Gastric acid inhibitors linked to vitamin B12 deficiency

YOUR DOSE OF MEDICINE - Charles C. Chante MD - The Philippine Star

The use of gastric acid inhibitors for 2 or more years is strongly associated with symptomatic vitamin B12 deficiency, according to a report.

This association with proton pump inhibitors (PPls) and histamine H2 receptor antagonists (H2RA) was stronger than that for other conditions known to be associated with vitamin B12 deficiency, such as thyroid disease, diabetes and atrophic gastritis, said the division of research, Kaiser Permanente, Oakland, California.

These findings do not recommend against acid suppression for persons with clear indications for treatment, but clinicians should exercise appropriate vigilance when prescribing these medications and use the lowest possible effective dose.

Previous studies of the relationship between these drugs and vitamin B12 deficiency have produced conflicting results, and there haven’t been any large population-based studies to date.

They examined by performing a case-control study within a large, community-based population that was ethnically diverse and had equal access to health care.

The case subjects were adults within the Kaiser Northern California health care system who had a new diagnosis of vitamin B12 deficiency between 1997 and 2011. Any individuals who had conditions known to cause vitamin B12 deficiency directly were excluded from the study.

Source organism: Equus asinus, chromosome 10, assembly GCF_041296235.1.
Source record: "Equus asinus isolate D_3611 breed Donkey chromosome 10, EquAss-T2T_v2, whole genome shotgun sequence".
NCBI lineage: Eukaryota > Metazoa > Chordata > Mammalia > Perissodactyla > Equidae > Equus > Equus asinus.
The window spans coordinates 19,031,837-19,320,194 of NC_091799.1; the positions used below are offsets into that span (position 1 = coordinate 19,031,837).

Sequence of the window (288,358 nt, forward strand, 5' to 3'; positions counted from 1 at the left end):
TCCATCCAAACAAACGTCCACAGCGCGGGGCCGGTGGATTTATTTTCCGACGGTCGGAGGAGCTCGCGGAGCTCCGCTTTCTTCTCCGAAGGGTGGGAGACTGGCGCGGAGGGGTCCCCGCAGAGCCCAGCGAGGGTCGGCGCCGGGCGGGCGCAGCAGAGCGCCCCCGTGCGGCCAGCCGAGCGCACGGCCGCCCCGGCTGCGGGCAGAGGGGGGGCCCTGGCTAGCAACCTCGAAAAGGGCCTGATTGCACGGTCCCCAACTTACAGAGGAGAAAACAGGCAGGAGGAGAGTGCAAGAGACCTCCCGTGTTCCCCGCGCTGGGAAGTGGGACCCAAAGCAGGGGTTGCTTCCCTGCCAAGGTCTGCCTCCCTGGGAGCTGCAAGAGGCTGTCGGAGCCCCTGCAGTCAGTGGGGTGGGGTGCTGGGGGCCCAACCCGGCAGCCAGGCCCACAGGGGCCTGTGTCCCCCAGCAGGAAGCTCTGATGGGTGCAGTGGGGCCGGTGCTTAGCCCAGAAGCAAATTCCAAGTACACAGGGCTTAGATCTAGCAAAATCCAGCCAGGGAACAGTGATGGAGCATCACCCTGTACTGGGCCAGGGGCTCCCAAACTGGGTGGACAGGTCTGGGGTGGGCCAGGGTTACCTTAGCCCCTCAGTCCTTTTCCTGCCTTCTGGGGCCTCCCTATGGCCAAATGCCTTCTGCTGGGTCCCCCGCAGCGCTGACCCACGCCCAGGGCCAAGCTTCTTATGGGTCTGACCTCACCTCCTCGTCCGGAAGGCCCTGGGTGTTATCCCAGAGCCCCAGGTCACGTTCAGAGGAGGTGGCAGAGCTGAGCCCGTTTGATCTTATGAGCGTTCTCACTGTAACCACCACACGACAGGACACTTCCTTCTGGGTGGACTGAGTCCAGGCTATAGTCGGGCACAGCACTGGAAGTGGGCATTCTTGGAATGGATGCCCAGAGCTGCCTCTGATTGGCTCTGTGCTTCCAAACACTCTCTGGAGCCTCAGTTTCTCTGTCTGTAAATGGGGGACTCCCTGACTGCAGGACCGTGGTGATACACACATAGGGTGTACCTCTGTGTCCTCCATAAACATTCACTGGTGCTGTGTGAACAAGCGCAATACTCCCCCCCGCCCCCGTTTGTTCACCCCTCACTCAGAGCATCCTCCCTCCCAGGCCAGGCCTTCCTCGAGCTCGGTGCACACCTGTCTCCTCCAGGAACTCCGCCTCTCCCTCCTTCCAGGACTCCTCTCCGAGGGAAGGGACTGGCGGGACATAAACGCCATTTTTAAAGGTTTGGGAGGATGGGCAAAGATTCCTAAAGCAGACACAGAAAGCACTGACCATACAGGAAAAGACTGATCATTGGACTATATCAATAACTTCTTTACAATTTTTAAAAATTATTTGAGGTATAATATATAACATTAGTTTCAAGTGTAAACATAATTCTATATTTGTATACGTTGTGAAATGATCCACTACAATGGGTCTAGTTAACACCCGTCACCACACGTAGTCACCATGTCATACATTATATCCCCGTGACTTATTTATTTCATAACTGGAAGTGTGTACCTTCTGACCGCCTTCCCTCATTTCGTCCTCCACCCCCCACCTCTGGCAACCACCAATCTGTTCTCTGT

Control subjects for each case subject were up to 10 adults who did not have vitamin B12 deficiency and who were matched for sex, area of residence, race/ ethnicity, year of birth, and membership duration.

Only people who had taken PPIs or H2RAs for 2 years or more were included. This yielded 25,965 cases and 184,199 matched controls for the analysis.

In the primary analyses, a new diagnosis of vitamin B12 deficiency was more common in PPI users than in nonusers, with an odds ratio of 1.65. It also was more common among H2RA users than in nonusers, with an odds ratio of 1.25.

Using a higher mean daily dose of proton pump inhibitors (1.5 or more PPI pills per day) was more strongly associated with vitamin B12 deficiency, with an odds ratio of 1.95, than was a lower mean daily dose (less than 0.75 PPI pills per day), which had an odds ratio of 1.63. These same patterns were seen with higher vs. lower H2RA doses.

Similarly, vitamin B12 deficiency was more strongly associated with longer duration of PPI use than with shorter durations. However, no such trend was noted with the duration of H2RA use.

The strength of the association between vitamin B12 deficiency and PPI use diminished after the medication was discontinued.

The link was strongest among current users (odds ratio, 1.80), weaker among patients whose most recent use was 2-3 years previously, and weakest among those who’s most recent use was 3 or more years previously.

The association between vitamin B12 deficiency and the use of acid inhibitors was strongest among patients younger than 30 years of age and diminished with increasing age. It also was stronger among women than among men.

The strength of the association, however, did not differ across racial/ ethnic categories, or between patients who had a diagnosis of gastroesophageal reflux disease and those who did not, investigators noted.

The strength of the association also did not change over time, it was similar between cases diagnosed in 1997-2003, before proton pump inhibitors were made available as over-the-counter medications, as among cases diagnosed afterward, they pointed out.

At a minimum, the use of these medications identifies a population of higher risk of B12 deficiency, independent of additional risk factors.













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